This week we launched the Learning Creative Learning course with 24,000 participants. One one hand, I am thrilled that we have such a large audience, and especially that they come from all over the world. On the other hand, having so many participants makes experimentation much harder. The stakes get higher (or at least they seem higher, when I am reading through the hundreds of emails we receive from people who are so excited to join the course). Here is one group at a local school that watches the sessions together.
By far our most important goal for this course is to use it as an experiment! We intentionally chose open source software and tools like G+ that are available free of charge to anyone, to see how a more collaborative learning experience could be built on the web. We also invited others within the Media Lab community to tinker with us. And finally, we thought that more people should get access to the materials and ideas in this course–because too much of learning these days is not particularly creative.
We were hoping for a few thousands collaborators who would experiment with us and we were very clear that we expected things to break (in interesting ways) along the way. In the end, 24,000 people signed up, and what was designed to be a nimble sailboat has now embarked on a trip across the ocean.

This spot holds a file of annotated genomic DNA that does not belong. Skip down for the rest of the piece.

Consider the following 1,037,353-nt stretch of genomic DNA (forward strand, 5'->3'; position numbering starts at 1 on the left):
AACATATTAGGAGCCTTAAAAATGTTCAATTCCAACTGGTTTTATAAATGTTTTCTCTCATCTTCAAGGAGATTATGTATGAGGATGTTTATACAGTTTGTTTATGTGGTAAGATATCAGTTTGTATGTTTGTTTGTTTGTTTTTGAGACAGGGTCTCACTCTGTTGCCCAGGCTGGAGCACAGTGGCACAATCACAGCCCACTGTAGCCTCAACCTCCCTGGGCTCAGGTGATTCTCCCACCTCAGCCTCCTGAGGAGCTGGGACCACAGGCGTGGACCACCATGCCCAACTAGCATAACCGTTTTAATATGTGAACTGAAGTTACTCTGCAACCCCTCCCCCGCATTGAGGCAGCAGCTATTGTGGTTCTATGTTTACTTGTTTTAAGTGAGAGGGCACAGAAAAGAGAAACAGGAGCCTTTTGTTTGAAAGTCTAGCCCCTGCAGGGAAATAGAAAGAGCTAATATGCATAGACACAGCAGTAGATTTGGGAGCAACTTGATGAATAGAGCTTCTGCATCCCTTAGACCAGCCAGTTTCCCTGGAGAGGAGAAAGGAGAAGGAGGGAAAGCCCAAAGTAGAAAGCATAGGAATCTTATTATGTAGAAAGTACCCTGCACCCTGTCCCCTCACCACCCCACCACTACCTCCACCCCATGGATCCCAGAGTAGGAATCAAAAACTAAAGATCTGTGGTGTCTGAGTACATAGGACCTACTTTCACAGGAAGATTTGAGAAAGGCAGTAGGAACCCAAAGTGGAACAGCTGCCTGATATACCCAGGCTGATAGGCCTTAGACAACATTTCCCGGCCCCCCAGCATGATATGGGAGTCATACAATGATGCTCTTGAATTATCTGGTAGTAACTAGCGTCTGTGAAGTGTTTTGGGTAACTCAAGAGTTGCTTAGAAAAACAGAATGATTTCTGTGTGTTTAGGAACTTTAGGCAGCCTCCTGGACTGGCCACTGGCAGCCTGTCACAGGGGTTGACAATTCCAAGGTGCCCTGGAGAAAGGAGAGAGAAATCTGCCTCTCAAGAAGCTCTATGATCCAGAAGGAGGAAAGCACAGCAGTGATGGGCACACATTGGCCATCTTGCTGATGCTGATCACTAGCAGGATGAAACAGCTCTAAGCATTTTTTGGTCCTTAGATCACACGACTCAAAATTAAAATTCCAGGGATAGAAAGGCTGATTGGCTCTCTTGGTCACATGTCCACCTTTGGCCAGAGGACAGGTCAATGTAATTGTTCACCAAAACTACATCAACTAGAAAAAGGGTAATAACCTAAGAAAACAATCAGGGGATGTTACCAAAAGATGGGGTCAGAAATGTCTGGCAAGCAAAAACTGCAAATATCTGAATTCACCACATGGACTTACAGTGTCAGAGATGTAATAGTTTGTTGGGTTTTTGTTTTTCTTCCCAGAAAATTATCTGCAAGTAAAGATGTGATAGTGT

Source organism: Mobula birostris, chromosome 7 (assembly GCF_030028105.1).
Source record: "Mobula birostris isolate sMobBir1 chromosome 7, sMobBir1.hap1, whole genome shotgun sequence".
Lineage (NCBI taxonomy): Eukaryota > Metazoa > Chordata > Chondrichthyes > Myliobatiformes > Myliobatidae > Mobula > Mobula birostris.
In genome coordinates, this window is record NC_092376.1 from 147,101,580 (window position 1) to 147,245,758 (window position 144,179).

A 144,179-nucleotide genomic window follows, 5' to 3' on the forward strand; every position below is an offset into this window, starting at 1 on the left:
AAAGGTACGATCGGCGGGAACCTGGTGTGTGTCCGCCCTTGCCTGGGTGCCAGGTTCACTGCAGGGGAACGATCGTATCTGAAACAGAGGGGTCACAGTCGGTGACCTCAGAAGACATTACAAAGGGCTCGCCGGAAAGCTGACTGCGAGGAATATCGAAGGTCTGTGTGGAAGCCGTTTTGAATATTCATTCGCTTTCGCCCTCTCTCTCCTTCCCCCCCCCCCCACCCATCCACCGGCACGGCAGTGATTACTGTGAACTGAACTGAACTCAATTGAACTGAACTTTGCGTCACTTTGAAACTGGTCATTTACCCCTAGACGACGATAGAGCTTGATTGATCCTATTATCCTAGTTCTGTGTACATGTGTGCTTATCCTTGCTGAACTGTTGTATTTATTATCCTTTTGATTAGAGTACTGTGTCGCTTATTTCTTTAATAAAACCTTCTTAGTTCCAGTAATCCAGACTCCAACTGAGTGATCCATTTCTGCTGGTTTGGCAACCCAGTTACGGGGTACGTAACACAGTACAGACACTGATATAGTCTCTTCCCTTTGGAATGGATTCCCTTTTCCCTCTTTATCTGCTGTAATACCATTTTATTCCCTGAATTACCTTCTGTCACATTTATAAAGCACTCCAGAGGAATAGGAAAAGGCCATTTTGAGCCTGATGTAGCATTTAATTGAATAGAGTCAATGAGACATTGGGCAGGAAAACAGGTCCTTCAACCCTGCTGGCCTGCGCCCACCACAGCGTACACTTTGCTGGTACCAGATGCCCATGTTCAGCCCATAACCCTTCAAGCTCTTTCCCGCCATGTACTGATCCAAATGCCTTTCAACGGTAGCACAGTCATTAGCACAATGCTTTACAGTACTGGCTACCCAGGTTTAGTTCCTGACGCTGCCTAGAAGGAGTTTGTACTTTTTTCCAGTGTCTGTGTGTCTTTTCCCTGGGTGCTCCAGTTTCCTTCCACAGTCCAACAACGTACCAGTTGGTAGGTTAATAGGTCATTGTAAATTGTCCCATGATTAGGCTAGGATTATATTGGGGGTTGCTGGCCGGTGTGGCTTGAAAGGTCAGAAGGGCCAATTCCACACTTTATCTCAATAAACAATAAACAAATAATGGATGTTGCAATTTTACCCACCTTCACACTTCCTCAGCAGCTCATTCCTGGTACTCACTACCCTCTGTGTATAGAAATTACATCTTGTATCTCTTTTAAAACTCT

The experience of the last few days made me think about some of the innovation principles that Joi speaks about in his Media Lab presentations. “Emergence over authority” (which happens to be my personal favorite) is something we are already seeing in the G+ community. Participants are building tools to locate themselves on a global map, or share information about the many many sub-communities that have sprung up. We didn’t build any of these, but we feature efforts like this as much as we can, and we have been clear from the start that we welcome participants to extend the course in these ways. And the next time I am about to hit “Send” to fire off another 24,000 emails, I will remind myself of the “Risk over safety” principle. Because even though being experimental is harder with this many people, I am having an absolute blast and if things couldn’t break in big ways, it wouldn’t really be worth doing them.